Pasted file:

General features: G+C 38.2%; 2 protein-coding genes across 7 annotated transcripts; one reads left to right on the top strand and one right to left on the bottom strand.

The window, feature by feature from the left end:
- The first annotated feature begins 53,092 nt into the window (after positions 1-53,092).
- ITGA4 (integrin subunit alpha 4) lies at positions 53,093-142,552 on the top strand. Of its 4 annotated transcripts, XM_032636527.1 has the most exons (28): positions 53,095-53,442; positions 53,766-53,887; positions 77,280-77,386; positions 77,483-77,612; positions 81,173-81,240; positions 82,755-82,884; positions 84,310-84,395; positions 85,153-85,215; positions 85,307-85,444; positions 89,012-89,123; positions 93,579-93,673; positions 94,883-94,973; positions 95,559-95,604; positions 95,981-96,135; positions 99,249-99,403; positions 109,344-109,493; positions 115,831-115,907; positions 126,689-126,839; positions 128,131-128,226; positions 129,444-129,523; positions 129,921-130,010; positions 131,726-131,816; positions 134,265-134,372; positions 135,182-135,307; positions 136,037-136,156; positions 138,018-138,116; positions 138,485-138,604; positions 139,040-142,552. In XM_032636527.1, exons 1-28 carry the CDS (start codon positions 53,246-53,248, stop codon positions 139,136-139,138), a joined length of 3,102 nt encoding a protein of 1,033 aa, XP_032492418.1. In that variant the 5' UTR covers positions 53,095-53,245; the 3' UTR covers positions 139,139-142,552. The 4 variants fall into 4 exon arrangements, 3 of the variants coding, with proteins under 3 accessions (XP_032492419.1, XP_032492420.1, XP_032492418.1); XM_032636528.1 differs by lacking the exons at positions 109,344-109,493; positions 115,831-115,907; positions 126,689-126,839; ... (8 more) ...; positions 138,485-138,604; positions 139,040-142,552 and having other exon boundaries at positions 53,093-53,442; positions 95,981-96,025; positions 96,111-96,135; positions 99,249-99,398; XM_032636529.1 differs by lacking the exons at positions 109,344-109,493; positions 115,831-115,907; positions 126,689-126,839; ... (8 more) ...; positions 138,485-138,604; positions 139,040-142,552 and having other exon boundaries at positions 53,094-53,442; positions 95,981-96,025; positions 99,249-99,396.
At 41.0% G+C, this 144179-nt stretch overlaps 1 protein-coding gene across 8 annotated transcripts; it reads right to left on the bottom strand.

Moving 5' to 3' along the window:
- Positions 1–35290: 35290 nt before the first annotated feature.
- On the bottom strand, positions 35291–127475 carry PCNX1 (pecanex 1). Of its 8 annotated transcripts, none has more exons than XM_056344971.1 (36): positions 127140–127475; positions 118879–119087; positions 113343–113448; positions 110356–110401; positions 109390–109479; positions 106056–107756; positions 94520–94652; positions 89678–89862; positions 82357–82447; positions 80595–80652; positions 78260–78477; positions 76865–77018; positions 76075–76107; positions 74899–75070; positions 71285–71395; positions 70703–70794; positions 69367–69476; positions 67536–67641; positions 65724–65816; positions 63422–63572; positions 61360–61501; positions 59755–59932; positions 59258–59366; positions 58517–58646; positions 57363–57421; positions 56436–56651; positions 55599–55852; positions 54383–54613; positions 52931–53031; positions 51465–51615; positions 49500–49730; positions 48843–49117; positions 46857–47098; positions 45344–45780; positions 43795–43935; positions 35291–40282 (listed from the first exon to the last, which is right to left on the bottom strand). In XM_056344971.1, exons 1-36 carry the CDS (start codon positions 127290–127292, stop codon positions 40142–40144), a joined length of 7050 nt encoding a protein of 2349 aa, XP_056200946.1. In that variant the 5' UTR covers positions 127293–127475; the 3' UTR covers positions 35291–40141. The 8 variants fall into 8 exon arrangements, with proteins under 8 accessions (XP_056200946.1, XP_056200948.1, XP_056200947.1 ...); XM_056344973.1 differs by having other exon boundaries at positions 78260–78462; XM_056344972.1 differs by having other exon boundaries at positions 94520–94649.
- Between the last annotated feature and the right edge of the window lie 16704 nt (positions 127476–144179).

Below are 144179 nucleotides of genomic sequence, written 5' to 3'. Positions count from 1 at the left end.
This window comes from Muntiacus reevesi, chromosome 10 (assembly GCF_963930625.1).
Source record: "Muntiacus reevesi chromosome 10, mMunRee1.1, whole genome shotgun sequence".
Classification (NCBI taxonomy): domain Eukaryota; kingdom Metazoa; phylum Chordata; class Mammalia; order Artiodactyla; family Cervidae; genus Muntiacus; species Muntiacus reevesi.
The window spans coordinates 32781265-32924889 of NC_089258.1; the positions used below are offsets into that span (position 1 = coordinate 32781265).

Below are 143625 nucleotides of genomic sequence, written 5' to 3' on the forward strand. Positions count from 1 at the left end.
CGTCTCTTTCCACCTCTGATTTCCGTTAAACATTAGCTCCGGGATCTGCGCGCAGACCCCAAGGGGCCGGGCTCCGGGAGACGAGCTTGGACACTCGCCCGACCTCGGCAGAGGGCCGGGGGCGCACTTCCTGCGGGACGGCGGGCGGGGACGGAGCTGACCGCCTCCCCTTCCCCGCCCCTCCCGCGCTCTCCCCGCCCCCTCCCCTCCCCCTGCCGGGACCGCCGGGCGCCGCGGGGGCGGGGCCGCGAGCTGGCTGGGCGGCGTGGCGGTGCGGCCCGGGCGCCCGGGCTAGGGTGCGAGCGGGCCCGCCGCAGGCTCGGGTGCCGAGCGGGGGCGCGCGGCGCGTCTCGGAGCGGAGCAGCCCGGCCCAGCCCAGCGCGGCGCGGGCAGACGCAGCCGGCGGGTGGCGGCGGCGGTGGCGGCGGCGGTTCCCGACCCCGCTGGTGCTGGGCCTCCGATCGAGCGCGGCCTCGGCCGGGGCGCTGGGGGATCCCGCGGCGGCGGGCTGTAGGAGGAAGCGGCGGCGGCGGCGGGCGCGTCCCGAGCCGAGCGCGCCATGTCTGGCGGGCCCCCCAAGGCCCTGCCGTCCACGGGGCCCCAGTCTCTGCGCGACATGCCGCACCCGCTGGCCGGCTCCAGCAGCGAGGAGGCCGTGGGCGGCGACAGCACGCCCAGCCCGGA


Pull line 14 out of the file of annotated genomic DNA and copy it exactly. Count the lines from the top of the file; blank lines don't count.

The window spans coordinates 32781265-32924889 of NC_089258.1; the positions used below are offsets into that span (position 1 = coordinate 32781265).